Centre-ing Customer Satisfaction
US$7 (Free to Members)
A workbook of 52 chapters devoted to every aspect of delivering customer satisfaction, with numerous stories and anecdotes, and reader exercises following each chapter.
Here is what people in the know have said:
“Of more than six hundred customer service-oriented books in print, Graham Williams has produced one that is truly Darwinian in scope and depth. His Centre-ing puts a critical perspective on our technology-driven efforts to satisfy customers and focuses instead on building a balanced scorecard approach to achieving outstanding customer relationship management. Williams’ exhaustive research into contemporary customer service practices has produced a deep and insightful guide to creating and maintaining an environment in which both employees and customers alike may thrive. Using the ‘centre-ing’ model (strategic, operational, emotional) as a basis for the book, he elaborates on each in highly readable detail, building a business framework that is enabled, rather than driven, by technology. This book is ground-breaking and authoritative and should be read by anyone who is serious about customer satisfaction”. –
Michael Cusack, Partner:On Line Customer Care Inc. USA.
“’The fact is that the consistent delivery of excellent and ever-increasing service remains a rarity’. So says Graham Williams in the preface of his new book, and truer words were never spoken. We live in a time when the tools are available for delivering more and better service, and yet, there are gaps and misfires everywhere. Williams is a consultant based in South Africa who has spent the better part of two decades exploring the relationship between companies and their customers. Indeed, it’s a measure of how global this industry has become that some of the sharpest and most original thinking about call centers – like Williams’ – is now coming from outside the US.
Williams’ book is a guide to refashioning a company’s relationship with its customers. It’s is not going to tell you how to buy a switch or tune your workforce management software. Instead, it guides you through the more sophisticated and less intuitive challenges you’ll face when trying to figure out what your customers want and how you can best satisfy them.
For example, Part One is given over to the Strategic Challenges. How do you integrate the quest for “centred” customer service into an overall business philosophy? What does it mean for customers to actually be satisfied? What values are involved, on both sides of the equation? These may seem abstract, but it’s become apparent to us in recent years that before you spend the company treasury on systems and tools, you need to have a clear-eyed vision of what you want, and why you want it, and how you plan on getting it.
From there, Williams moves on to the details: the Operational Challenges faced when you try to put that philosophy and vision into action. Here he deals with measurements and benchmarks, and most important, with the issue of how to build skills and competencies among the people who deliver service. He's got a point of view that's very healthy among call centre thinkers - a human-oriented approach that acknowledges that people and their skills are inherently more important to the service delivery process than the tech surrounding them; that ultimately good tools help improve skilled people, but good tools will not necessarily provide a boost to poorly trained and uninterested people.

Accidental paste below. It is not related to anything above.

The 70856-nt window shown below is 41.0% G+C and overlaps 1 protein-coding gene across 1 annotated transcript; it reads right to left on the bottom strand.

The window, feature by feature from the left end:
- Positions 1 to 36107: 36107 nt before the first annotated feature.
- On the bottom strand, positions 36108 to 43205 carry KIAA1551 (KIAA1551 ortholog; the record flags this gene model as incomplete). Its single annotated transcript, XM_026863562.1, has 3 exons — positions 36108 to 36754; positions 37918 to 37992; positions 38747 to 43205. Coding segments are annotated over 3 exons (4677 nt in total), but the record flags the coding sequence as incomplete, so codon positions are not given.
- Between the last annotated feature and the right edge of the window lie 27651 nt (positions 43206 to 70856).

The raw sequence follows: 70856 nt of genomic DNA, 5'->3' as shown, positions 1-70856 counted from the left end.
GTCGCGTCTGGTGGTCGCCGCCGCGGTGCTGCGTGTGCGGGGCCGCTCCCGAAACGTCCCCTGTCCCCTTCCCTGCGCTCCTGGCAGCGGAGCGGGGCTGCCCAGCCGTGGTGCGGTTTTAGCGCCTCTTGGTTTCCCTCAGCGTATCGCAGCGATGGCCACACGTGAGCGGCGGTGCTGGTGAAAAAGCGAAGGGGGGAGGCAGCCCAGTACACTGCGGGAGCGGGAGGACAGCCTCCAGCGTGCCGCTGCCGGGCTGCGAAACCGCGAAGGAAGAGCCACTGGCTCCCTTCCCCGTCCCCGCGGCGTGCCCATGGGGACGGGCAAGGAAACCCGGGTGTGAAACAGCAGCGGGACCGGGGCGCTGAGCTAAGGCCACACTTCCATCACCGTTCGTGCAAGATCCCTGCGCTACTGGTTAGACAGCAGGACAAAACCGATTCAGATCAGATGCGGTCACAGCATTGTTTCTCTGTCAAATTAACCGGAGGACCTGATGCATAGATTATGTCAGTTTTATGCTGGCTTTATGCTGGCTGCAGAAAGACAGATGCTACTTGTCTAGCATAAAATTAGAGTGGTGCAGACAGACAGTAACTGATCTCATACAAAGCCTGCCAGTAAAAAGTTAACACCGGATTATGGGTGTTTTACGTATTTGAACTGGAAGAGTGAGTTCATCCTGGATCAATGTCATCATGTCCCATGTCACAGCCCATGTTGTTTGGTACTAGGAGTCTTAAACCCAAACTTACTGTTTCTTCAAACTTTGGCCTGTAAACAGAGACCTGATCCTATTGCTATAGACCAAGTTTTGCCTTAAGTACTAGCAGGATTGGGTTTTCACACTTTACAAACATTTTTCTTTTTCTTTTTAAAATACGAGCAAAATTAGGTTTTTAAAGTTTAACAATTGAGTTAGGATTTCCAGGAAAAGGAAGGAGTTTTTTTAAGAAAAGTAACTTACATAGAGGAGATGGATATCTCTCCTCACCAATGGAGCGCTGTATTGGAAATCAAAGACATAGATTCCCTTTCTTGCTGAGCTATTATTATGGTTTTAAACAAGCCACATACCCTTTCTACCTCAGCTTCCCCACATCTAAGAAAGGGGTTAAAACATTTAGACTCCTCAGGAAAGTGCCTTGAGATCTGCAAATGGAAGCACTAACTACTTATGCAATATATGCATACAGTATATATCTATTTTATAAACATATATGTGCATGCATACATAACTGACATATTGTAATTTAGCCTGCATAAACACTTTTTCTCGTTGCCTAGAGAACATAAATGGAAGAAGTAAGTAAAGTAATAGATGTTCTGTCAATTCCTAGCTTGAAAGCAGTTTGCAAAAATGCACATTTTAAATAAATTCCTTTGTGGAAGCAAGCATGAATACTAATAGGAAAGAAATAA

This leads to a third major section of the book, which deals with the Emotional Challenges of the customer/ company relationship. Describing these chapters, Williams says ‘they are about people and people’s values, about combining the mechanistic with the humanistic. Ultimately it’s the emotional factors that determine success or failure…….Business today desperately needs compassion, civility and the release of people-power’.
Williams has crafted a sharp, detailed, richly interesting work that should be read by any call center professional, but especially by those who are caught in the trap between the need to improve service levels and the opposite need to reduce costs. After some time spent remembering the core ideas behind centering customer satisfaction, those two poles will seem much less meaningful.”
– Keith Dawson, Call Center News Service, USA
"Written in a practical, easy to use and understand manner, this collection of articles provides teaching material not available elsewhere. It equips the reader with insightful perspectives which are a major contribution to the field of marketing" –
Felicity Fitzgerald, Course Director for the Chartered Institute of Marketing Diploma, South Bank University, London
“A remarkable book on How-to improve customer satisfaction and retention. Graham Williams bares all his inside knowledge from 15 years of working as a Customer Service Consultant. The full Monty. No Hype and plenty of Gold Nuggets are to be found in the 250 pages of this Manual to improve your organisation.
As a Dane living in Australia my only regret after my first initial reading of this book is that Graham Williams is a whole continent away. I would really like to work with him.. However with his book he has given me Insights that will help improve my work helping organisations deliver service which exceeds customer expectation.” –
Niels Kjellerup, Editor & Publisher, The Call Centre Managers Forum, Australia
"These down to earth, practical based observations and comments are exactly what the busy manager needs to read and think about. They have become a regular feature of my fortnightly senior staff meetings, and I believe they should be brought to the benefit of many more managers struggling with customer service issues (internal and external)" -
Rodney Phillips, Director, Baxter Theatre, Cape Town
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